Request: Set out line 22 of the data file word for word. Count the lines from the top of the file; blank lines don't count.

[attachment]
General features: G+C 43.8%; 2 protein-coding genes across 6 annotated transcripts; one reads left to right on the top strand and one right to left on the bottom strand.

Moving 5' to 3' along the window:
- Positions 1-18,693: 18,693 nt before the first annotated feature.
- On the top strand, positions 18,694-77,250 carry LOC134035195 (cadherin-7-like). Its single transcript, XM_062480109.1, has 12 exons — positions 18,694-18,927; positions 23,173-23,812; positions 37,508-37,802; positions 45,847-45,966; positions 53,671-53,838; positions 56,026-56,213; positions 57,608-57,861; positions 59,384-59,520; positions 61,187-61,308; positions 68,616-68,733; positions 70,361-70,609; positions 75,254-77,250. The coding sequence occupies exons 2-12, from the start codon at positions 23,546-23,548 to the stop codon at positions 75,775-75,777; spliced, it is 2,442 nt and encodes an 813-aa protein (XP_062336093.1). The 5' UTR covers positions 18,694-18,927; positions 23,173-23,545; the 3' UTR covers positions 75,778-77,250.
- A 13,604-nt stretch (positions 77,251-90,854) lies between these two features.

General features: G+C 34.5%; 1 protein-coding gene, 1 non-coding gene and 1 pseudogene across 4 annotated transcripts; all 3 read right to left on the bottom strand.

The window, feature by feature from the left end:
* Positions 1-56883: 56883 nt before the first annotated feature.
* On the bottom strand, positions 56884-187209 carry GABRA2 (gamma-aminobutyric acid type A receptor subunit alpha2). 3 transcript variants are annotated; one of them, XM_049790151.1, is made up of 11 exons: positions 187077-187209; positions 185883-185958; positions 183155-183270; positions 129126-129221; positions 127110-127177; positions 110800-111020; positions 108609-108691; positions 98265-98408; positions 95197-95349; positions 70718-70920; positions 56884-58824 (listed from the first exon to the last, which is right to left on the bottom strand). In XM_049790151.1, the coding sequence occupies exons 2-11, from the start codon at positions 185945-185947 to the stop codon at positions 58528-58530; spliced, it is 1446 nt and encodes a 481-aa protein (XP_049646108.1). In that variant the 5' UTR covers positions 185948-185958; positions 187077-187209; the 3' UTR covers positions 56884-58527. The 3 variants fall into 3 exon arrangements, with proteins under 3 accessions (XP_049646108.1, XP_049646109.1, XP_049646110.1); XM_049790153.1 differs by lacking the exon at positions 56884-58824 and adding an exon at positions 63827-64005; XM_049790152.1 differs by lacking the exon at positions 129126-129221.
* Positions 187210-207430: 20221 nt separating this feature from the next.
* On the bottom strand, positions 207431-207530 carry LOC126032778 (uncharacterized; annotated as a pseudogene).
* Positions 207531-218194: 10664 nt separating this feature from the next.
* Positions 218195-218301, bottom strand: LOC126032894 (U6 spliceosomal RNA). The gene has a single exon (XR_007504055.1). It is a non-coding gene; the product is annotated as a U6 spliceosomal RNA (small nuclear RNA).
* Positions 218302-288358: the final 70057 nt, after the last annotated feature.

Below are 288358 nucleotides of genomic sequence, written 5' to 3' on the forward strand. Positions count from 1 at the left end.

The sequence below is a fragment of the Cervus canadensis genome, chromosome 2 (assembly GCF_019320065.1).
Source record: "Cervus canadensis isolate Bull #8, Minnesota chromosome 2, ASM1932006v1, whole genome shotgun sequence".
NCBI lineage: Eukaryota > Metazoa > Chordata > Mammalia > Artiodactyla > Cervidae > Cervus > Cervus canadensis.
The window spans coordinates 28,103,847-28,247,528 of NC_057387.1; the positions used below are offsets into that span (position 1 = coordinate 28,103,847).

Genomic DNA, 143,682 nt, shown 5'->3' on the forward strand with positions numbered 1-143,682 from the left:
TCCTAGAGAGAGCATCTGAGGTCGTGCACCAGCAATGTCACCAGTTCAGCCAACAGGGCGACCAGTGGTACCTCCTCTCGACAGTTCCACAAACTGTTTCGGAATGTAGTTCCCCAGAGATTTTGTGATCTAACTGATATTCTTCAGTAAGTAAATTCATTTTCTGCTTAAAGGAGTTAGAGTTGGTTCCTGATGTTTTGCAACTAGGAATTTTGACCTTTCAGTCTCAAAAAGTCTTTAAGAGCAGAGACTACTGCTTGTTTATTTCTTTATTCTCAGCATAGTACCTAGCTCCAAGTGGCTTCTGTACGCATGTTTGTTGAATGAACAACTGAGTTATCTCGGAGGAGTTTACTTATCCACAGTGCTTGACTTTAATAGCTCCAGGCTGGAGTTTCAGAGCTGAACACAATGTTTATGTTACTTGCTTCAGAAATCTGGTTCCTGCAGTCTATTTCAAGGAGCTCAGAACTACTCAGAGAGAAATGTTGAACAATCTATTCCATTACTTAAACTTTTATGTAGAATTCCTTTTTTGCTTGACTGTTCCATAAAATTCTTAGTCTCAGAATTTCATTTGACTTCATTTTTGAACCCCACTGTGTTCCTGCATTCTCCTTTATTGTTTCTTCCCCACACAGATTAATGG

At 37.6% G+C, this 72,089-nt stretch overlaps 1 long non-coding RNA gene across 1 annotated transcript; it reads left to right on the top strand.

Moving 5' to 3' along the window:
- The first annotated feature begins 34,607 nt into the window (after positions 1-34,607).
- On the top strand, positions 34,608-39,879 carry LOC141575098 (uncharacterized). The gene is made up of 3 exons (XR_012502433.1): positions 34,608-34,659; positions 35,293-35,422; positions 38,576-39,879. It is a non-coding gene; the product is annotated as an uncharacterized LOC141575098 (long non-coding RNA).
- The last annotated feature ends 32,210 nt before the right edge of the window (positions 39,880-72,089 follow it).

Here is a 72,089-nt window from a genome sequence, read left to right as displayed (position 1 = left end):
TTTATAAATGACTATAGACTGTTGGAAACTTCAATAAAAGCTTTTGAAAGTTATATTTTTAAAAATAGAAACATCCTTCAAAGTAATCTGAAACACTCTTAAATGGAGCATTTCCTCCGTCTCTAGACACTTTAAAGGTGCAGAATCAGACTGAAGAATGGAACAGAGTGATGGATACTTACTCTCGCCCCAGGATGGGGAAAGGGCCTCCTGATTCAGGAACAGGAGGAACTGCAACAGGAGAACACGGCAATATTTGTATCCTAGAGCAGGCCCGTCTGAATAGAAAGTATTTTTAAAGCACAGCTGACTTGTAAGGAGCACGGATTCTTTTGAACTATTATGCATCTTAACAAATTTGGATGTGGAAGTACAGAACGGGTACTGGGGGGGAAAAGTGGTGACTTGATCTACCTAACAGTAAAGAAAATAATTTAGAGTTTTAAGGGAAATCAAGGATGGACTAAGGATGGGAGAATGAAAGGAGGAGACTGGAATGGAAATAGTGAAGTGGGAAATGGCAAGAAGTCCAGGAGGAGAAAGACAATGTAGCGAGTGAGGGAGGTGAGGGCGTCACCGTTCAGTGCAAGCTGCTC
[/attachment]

At 37.6% G+C, this 72,089-nt stretch overlaps 1 long non-coding RNA gene across 1 annotated transcript; it reads left to right on the top strand.